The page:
Pennsylvania school boards to see large turnover
By Kayla McCann
Sixteen of the top enrollment districts in Pennsylvania, including its second-largest, Pittsburgh Public Schools, will hold elections on November 5, 2013 for a total of 68 seats. Just 37 of the 98 candidates vying for the open school board seats are incumbents, thereby guaranteeing that at least nearly half of the seats will be won by newcomers. Therefore, school boards in the state will generally see significant turnover following the general election. School board elections in Pennsylvania are partisan races and each district held a primary election on May 21, 2013.
With the election approaching, candidates are highlighting the issues that impact their particular district, instead of issues affecting the whole state. Still, budget gaps and debates regarding financial responsibility are the most prominent and consistent issues facing Pennsylvania districts, including Downingtown Area School District and Central Dauphin School District. School board candidates in Allentown City School District and Reading School District have also drawn attention to academic performance issues and poor graduation rates in those districts. Other candidates, such as those in Pennsbury School District, are debating over support for teacher unions and tax increases.
Spotlight: North Penn School District
Eight candidates are vying for the four open seats on the North Penn school board. Significant partisanship in the race has resulted in the formation of two competing slates of challengers: Next S.T.E.P. versus Republican candidates. Next S.T.E.P. is a North Penn organization determined to put progressive candidates on the school board. Murali Balaji, Paul Edelman, Jr., Alex Ryabin and Tina Stoll are all Next S.T.E.P. candidates running on the Democratic ticket. Incumbents Timothy S. Kerr, Vincent Sherpinsky and Frank O'Donnell and former member Josie Charnock are running on the Republican ticket. The board currently includes seven Republicans and two Democrats. With four seats open, the board majority could shift from Republican to Democratic control even if only three Democratic candidates win. The newly elected board will need to address several issues in the district. This is the final year of the collective bargaining agreement between the North Penn school board and the North Penn Education Association, which will require the new board to negotiate with the teacher’s union beginning in January. Additionally, the school board will confront budgetary issues, new testing procedures and an ongoing charter school debate within the district.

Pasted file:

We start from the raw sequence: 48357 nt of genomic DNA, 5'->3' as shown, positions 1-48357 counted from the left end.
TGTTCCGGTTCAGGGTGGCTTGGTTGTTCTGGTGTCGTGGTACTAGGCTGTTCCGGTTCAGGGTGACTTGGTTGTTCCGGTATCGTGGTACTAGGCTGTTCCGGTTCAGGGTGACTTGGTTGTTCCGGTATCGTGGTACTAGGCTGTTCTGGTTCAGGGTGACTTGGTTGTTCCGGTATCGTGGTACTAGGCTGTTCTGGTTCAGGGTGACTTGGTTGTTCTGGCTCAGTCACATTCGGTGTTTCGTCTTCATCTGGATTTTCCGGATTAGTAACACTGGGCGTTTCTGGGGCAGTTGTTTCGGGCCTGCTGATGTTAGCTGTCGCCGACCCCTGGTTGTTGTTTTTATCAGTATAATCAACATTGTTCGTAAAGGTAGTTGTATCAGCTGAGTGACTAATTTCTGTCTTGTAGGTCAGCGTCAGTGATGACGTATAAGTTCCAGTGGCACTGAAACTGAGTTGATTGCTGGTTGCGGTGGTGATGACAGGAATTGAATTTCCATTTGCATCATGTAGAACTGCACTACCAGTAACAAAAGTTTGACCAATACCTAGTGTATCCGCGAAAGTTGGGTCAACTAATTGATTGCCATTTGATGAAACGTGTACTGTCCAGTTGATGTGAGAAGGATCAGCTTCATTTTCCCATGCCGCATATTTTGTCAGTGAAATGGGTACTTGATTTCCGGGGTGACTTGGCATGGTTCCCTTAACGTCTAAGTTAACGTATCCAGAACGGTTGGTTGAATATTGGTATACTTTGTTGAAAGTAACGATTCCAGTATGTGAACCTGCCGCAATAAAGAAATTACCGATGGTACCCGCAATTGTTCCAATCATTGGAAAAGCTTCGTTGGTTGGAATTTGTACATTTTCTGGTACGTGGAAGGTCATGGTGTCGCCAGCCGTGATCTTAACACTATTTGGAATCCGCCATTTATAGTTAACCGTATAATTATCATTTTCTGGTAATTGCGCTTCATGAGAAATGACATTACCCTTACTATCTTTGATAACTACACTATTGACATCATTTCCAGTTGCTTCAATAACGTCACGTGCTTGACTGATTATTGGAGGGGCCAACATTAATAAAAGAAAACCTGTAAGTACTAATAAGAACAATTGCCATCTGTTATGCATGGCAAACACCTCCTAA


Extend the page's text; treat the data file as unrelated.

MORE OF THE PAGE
- Adam Clark, The Morning Call, "Five of six Allentown School Board candidates advance," May 29, 2013
- Reading Eagle, "School board hopefuls ready to face challlenges," May 18, 2013
- Deb Wachspress and Josh Waldorf, Bucks County Courier Times, "Beholden to no one," October 31, 2013
- Next Step for NPSD, "It's time for New Leadership," accessed September 20, 2013
- Becca Rosenblatt, Knight Crier, "School Board election headlines local races," October 28, 2013